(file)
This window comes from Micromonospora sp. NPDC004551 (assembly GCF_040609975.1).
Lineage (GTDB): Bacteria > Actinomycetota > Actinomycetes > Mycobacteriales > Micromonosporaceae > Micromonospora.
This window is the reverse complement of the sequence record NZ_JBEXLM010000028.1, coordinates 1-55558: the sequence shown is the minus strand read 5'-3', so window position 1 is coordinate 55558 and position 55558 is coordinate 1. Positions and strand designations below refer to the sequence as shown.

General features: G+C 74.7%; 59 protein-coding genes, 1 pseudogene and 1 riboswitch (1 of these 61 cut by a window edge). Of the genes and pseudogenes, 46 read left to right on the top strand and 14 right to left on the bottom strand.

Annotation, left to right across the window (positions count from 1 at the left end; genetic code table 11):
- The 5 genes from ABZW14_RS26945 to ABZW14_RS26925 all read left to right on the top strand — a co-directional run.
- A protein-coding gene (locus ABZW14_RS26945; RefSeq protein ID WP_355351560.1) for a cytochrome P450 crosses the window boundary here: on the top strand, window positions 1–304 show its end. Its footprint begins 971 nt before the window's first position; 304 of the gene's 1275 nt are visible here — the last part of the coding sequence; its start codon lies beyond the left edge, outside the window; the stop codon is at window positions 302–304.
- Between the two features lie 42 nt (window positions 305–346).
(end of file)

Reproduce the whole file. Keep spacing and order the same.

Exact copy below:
This window comes from Micromonospora sp. NPDC004551 (assembly GCF_040609975.1).
Lineage (GTDB): Bacteria > Actinomycetota > Actinomycetes > Mycobacteriales > Micromonosporaceae > Micromonospora.
This window is the reverse complement of the sequence record NZ_JBEXLM010000028.1, coordinates 1-55558: the sequence shown is the minus strand read 5'-3', so window position 1 is coordinate 55558 and position 55558 is coordinate 1. Positions and strand designations below refer to the sequence as shown.

General features: G+C 74.7%; 59 protein-coding genes, 1 pseudogene and 1 riboswitch (1 of these 61 cut by a window edge). Of the genes and pseudogenes, 46 read left to right on the top strand and 14 right to left on the bottom strand.

Annotation, left to right across the window (positions count from 1 at the left end; genetic code table 11):
- The 5 genes from ABZW14_RS26945 to ABZW14_RS26925 all read left to right on the top strand — a co-directional run.
- A protein-coding gene (locus ABZW14_RS26945; RefSeq protein ID WP_355351560.1) for a cytochrome P450 crosses the window boundary here: on the top strand, window positions 1–304 show its end. Its footprint begins 971 nt before the window's first position; 304 of the gene's 1275 nt are visible here — the last part of the coding sequence; its start codon lies beyond the left edge, outside the window; the stop codon is at window positions 302–304.
- Between the two features lie 42 nt (window positions 305–346).